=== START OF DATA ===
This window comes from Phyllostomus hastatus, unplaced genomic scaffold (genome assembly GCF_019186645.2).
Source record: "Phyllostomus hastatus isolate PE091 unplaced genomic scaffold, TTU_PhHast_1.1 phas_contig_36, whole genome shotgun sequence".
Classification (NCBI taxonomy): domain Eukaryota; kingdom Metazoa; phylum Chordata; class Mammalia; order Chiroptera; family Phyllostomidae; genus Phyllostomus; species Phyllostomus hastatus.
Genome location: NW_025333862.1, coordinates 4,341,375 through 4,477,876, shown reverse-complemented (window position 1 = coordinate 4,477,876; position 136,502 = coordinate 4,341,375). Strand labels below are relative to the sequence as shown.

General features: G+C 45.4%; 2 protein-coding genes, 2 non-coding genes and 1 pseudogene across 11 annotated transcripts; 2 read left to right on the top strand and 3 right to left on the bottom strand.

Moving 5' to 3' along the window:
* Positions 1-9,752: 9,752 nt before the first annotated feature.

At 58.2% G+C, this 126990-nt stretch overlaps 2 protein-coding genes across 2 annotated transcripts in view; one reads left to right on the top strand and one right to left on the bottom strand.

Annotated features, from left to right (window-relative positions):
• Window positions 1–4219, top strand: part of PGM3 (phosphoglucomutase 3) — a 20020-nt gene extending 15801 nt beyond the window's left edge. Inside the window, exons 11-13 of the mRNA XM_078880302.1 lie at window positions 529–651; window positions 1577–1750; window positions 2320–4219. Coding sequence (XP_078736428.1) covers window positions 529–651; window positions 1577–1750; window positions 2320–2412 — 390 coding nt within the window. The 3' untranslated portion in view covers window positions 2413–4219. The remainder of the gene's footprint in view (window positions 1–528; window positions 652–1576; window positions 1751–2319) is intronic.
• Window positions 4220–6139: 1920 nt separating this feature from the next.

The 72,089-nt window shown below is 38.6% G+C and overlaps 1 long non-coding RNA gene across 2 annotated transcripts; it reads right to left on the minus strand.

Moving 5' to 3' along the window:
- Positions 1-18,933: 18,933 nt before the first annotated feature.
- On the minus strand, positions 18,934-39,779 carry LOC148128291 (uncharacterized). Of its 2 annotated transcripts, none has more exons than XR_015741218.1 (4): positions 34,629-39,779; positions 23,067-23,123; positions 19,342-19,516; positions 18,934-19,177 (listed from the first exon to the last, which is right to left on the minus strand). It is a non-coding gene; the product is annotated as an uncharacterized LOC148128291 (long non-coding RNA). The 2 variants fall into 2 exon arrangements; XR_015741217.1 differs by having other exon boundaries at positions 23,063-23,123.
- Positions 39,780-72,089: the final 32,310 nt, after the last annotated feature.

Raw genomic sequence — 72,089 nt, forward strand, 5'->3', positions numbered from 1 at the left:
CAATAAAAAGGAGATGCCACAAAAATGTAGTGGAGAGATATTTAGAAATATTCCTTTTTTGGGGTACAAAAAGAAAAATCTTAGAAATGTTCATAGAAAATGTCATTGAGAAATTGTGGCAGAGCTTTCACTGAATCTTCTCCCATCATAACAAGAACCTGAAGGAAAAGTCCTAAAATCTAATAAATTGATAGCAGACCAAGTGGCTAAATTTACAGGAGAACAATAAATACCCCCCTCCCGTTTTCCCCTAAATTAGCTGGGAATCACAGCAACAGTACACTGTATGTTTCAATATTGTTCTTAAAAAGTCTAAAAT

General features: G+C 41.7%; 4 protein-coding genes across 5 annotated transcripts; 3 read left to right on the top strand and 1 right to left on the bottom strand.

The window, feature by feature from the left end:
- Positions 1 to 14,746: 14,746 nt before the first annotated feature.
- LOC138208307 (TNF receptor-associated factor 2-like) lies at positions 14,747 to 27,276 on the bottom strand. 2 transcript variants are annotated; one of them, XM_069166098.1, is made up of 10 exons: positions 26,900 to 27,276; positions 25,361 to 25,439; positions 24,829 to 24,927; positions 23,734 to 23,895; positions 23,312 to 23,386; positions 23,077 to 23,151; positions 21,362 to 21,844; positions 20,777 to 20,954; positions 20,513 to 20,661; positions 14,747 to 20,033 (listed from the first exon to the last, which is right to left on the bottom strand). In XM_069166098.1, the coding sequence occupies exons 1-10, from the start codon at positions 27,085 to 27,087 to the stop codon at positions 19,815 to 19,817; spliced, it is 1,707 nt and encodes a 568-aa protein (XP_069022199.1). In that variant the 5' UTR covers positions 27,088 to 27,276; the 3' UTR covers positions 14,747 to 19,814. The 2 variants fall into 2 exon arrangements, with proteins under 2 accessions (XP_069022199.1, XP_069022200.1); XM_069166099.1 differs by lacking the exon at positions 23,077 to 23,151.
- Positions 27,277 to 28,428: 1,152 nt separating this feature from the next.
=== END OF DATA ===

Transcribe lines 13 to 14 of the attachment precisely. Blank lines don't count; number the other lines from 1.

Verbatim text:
Moving 5' to 3' along the window:
- Positions 1-18,933: 18,933 nt before the first annotated feature.